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Misterman

Cillian Murphy gives a blazingly raw performance in Enda Walsh's solo show.

By New York City
Cillian Murphy in Misterman
(© Pavel Antonov)
Cillian Murphy in Misterman
(© Pavel Antonov)
Audiences get a glimpse into a young man's tortured conscience and his own personal hell in Enda Walsh's Misterman, playing at St. Ann's Warehouse. Directed with a sense of the intimately epic by the playwright, the one-person show manages to both chill and touch theatergoers, thanks to Cillian Murphy's blazingly raw performance.

Murphy plays Thomas Magill, a denizen of the small Irish town of Inishfree, who has sequestered himself inside a garage (production designer Jamie Vartan makes full use of the gargantuan space, creating a two story junk-filled labyrinth). In this cavern, Magill ritualistically revisits a cataclysmic day in his life (seemingly in perpetuity) with the assistance of reel-to-reel tape players scattered throughout the space, which allow him to bring his encounters with his "Mammy" and his neighbors from the time in question to life.

Murphy imbues Magill with both a choir boy's charm and innocence and an edgy manic energy, often racing back and forth across the stage as Magill attempts to remake his "day." It's an intriguing and deliciously ambiguous combination.

Indeed, theatergoers won't be quite certain as to whether or not they want to protect this man who's berated by some neighbors for his goodness or if he's someone to be feared: a guy teetering on the brink of insane religious zealotry. And to his credit, Murphy manages to sustain this duality up until the play's final moments, even as the events in the piece become more disturbing and more surreal.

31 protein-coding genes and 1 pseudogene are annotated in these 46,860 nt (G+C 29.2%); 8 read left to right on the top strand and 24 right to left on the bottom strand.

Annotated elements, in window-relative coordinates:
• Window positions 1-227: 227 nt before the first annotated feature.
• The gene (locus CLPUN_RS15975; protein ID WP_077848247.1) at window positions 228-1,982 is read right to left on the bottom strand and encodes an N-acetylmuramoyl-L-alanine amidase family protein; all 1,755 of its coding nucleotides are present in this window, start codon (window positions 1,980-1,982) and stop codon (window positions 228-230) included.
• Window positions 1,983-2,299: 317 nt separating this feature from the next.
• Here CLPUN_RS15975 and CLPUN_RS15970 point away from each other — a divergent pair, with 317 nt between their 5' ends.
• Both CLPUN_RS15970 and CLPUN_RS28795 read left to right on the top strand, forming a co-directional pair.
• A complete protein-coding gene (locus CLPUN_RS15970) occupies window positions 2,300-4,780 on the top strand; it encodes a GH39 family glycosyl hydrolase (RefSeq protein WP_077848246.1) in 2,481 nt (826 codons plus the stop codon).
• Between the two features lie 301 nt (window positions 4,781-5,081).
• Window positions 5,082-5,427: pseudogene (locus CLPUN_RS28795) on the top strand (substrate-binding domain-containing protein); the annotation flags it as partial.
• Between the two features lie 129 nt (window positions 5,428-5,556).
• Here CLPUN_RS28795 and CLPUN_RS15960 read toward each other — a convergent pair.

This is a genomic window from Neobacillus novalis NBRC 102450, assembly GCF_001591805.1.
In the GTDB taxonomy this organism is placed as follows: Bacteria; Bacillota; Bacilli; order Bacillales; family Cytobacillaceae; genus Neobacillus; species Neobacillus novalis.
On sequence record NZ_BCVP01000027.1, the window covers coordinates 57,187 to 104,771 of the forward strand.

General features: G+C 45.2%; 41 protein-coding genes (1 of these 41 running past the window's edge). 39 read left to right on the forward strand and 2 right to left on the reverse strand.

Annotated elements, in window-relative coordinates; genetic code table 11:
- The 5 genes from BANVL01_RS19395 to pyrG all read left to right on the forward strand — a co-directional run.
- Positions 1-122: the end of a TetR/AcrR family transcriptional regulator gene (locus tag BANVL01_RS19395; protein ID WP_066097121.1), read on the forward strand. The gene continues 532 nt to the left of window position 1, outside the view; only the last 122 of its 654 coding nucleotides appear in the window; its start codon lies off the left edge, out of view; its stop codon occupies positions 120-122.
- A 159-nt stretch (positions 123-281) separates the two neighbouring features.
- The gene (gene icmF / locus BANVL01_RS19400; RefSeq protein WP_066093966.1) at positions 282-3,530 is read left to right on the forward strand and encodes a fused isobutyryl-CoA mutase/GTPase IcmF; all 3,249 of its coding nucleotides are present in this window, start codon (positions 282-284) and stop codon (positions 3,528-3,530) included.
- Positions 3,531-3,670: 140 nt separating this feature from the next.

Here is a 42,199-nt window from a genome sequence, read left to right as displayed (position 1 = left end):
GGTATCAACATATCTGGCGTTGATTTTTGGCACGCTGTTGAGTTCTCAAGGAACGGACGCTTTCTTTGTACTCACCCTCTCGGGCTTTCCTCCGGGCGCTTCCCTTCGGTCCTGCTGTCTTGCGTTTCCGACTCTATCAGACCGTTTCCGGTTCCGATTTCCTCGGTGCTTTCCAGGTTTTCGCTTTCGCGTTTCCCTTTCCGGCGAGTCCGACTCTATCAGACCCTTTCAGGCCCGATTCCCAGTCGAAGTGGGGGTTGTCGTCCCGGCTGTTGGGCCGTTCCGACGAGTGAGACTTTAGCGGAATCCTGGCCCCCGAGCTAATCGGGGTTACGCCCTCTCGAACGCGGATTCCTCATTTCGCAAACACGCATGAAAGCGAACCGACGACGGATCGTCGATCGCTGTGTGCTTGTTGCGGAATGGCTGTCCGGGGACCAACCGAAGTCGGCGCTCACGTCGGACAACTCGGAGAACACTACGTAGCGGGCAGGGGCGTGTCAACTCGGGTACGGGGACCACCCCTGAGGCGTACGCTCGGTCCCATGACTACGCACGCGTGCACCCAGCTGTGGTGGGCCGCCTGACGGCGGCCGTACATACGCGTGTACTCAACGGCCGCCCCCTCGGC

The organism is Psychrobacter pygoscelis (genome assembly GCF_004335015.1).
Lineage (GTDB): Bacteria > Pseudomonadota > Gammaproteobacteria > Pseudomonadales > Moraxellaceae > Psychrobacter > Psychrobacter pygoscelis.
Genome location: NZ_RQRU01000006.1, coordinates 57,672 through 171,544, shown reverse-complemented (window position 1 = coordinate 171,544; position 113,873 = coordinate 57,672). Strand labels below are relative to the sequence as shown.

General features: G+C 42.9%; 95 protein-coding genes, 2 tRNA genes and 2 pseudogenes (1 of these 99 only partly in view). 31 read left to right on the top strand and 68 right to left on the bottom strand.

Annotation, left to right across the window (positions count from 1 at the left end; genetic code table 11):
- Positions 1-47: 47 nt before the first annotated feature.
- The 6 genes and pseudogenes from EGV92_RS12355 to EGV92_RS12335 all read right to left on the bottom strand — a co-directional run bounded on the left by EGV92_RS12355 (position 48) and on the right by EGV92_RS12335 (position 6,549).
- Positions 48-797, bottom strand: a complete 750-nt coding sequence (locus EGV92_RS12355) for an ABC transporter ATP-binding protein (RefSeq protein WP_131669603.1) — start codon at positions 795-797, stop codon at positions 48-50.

Not only does he rivetingly bring Magill to life, he also creates fascinating and marvelously detailed portraits of some of his neighbors, ranging from an elderly woman who laments the fact that Thomas is not her own child to a pair of thuggish guys who have no patience for him. And during one particularly uncomfortable scene, Murphy re-enacts a brutal beating that Thomas receives so remarkably that it almost seems as if two performers have come to the stage.

His performance is ably supported by the exceptional design work. Not only does every piece of Vartan's design have a purpose (literal or metaphorical), Adam Silverman's lighting design shapes the course of the day with brilliant specificity, even as it takes theatergoers in and out of Thomas' mind. There are even moments when it can seem as if the lights are shining down on the action from some otherworldly source.

Similarly, Gregory Clarke's sound design brings the dogs that growl and bark outside of Thomas' hell-ish lair to life marvelously and contains all of the more benign details that are requisite for his imagined -- and ultimately harrowing -- trip into the past.


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